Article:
Compromised: A compromised password is one that is connected to a service or product that was recently breached, thus rendering your password (no matter how strong) unsafe. Passwords that are compromised in a breach should be changed immediately and never used again.
Reused: A reused password is one that is the same or similar to a password from a different account. Reusing passwords is a bad habit because if one account gets breached, all your accounts with that reused password become vulnerable. You should always use a password generator to create unique, complex passwords for all of your accounts.
Weak: A weak password is one that is easily guessable (in other words, some combination of your name, address, date of birth, sports team, pet name, and so on) or simple (for example, 12345 or password). These passwords are easily cracked with software and often land on the most popular password lists.
Excluded: An excluded password is one that you’ve told the algorithm to ignore. This could be a password that has been shared with you (that you don’t control), or it could be the password to a physical thing (for example, your phone or WiFi passcode) that you decided to store in your vault. Either way, once you exclude a password, it will no longer be counted against your Password Health Score and will remain under the Excluded tab until instructed otherwise.
Pro Tip: the simplest way to avoid having passwords fall under any of these categories is to generate unique, complex passwords for each of your accounts using the Password Generator built into our apps, our extension, and our website.
What else can I do to improve my online security?
Creating strong, unique passwords and securely storing them will add necessary roadblocks that prevent cybercriminals from easily accessing your logins. But you can also take additional steps to elevate your digital security, and Dashlane makes it simple.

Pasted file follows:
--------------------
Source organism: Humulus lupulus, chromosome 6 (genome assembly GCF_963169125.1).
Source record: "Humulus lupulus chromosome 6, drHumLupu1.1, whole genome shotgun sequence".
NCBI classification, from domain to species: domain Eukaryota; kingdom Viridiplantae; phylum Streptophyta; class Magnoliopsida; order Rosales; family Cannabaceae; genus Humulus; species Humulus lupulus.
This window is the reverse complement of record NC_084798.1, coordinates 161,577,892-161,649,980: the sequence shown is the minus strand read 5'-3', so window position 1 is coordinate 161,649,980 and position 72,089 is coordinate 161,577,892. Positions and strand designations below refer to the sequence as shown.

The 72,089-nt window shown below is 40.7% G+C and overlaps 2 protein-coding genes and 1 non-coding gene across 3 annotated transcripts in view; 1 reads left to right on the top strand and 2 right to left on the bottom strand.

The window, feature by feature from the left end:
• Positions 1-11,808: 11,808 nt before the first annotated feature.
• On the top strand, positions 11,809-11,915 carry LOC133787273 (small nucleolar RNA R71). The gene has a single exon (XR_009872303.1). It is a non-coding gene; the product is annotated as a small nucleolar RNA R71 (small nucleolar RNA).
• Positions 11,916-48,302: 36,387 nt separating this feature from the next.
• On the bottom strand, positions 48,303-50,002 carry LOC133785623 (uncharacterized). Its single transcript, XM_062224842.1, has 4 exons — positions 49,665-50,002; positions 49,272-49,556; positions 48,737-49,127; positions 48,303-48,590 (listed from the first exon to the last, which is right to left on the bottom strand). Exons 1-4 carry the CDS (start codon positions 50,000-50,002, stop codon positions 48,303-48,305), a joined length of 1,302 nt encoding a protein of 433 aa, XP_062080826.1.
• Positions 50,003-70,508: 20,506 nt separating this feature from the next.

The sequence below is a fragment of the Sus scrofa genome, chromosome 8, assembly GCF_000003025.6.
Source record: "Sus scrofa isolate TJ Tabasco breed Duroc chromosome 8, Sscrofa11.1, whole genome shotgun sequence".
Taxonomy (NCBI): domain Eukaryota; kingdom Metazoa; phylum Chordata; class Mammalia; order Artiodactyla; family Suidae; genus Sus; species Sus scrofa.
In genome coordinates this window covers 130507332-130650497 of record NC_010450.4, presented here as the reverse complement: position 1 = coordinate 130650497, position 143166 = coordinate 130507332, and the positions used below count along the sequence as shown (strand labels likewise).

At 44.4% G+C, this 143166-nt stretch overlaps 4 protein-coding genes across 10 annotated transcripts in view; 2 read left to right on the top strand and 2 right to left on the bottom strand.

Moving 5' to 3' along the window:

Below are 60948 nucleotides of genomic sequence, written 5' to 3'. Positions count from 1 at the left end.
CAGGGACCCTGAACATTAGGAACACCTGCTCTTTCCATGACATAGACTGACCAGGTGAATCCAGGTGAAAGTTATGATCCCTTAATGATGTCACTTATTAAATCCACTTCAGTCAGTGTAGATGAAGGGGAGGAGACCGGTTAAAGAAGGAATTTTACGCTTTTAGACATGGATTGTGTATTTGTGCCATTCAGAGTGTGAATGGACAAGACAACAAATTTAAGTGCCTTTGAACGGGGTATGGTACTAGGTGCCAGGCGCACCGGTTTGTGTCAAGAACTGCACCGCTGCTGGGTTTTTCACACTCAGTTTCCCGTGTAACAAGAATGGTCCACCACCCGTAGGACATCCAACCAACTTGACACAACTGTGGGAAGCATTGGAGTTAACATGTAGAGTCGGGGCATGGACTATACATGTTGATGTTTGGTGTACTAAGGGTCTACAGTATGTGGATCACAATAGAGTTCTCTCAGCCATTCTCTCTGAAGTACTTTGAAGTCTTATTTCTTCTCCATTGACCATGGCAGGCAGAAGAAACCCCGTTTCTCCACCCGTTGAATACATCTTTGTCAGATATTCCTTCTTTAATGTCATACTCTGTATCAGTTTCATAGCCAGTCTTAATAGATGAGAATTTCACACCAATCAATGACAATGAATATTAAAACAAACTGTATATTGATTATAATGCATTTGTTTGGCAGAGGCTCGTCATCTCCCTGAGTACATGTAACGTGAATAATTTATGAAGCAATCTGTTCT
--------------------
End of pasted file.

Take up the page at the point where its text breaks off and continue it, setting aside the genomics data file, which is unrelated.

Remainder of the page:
- Use a VPN for WiFi protection. Using a VPN can help keep your data protected and private while browsing the web on public WiFi. Dashlane Premium and Dashlane Friends & Family plans come with Hotspot Shield VPN, which comes with great features and support.
- Turn on 2-factor authentication (2FA). Add a layer of security to your online accounts by requiring a unique token or push notification to verify your identity when you log in. Dashlane makes 2FA easy with our Authenticator tool and a standalone app.
- Mitigate risk with Dark Web Monitoring. Monitoring the dark web in real time for leaked logins will help you stop hacks in their tracks. If a password is compromised, you can change it and render it useless before anyone has a chance to try it. Dark Web Monitoring is available on all paid Dashlane plans.
While these additional security steps won’t increase your Password Health Score, they will improve your cybersecurity health overall, so you can consider them extra credit—your future self will thank you.
By harnessing the power of your Password Health Score, enabling 2FA, and keeping an eye on the dark web, you’re well on your way to strengthening your accounts and protecting your digital identity.